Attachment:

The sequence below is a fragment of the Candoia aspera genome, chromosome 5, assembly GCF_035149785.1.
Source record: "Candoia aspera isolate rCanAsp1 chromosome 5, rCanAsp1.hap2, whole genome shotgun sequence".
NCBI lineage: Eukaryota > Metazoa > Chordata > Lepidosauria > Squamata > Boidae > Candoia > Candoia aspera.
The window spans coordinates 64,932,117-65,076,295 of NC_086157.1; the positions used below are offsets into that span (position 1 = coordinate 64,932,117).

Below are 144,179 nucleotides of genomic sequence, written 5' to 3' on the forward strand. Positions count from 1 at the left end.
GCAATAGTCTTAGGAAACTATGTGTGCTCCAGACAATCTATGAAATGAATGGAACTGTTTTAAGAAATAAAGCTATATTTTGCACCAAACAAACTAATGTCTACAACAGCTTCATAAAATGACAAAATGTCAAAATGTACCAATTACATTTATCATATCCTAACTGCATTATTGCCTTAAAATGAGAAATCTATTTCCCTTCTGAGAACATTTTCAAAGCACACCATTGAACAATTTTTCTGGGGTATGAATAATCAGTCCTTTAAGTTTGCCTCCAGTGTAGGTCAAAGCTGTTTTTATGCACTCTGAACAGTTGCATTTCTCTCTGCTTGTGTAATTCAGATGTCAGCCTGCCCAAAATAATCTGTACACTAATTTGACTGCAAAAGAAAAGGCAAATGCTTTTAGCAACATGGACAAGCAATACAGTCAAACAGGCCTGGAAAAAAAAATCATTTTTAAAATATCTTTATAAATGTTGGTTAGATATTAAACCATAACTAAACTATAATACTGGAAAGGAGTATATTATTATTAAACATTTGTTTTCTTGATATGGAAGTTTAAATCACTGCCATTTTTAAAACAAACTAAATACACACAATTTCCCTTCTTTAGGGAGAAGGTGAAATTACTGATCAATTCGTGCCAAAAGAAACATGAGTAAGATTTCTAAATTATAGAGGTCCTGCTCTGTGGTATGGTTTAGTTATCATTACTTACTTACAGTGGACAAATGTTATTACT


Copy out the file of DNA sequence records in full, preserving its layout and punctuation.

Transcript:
The sequence below is a fragment of the Candoia aspera genome, chromosome 5, assembly GCF_035149785.1.
Source record: "Candoia aspera isolate rCanAsp1 chromosome 5, rCanAsp1.hap2, whole genome shotgun sequence".
NCBI lineage: Eukaryota > Metazoa > Chordata > Lepidosauria > Squamata > Boidae > Candoia > Candoia aspera.
The window spans coordinates 64,932,117-65,076,295 of NC_086157.1; the positions used below are offsets into that span (position 1 = coordinate 64,932,117).

Below are 144,179 nucleotides of genomic sequence, written 5' to 3' on the forward strand. Positions count from 1 at the left end.
GCAATAGTCTTAGGAAACTATGTGTGCTCCAGACAATCTATGAAATGAATGGAACTGTTTTAAGAAATAAAGCTATATTTTGCACCAAACAAACTAATGTCTACAACAGCTTCATAAAATGACAAAATGTCAAAATGTACCAATTACATTTATCATATCCTAACTGCATTATTGCCTTAAAATGAGAAATCTATTTCCCTTCTGAGAACATTTTCAAAGCACACCATTGAACAATTTTTCTGGGGTATGAATAATCAGTCCTTTAAGTTTGCCTCCAGTGTAGGTCAAAGCTGTTTTTATGCACTCTGAACAGTTGCATTTCTCTCTGCTTGTGTAATTCAGATGTCAGCCTGCCCAAAATAATCTGTACACTAATTTGACTGCAAAAGAAAAGGCAAATGCTTTTAGCAACATGGACAAGCAATACAGTCAAACAGGCCTGGAAAAAAAAATCATTTTTAAAATATCTTTATAAATGTTGGTTAGATATTAAACCATAACTAAACTATAATACTGGAAAGGAGTATATTATTATTAAACATTTGTTTTCTTGATATGGAAGTTTAAATCACTGCCATTTTTAAAACAAACTAAATACACACAATTTCCCTTCTTTAGGGAGAAGGTGAAATTACTGATCAATTCGTGCCAAAAGAAACATGAGTAAGATTTCTAAATTATAGAGGTCCTGCTCTGTGGTATGGTTTAGTTATCATTACTTACTTACAGTGGACAAATGTTATTACT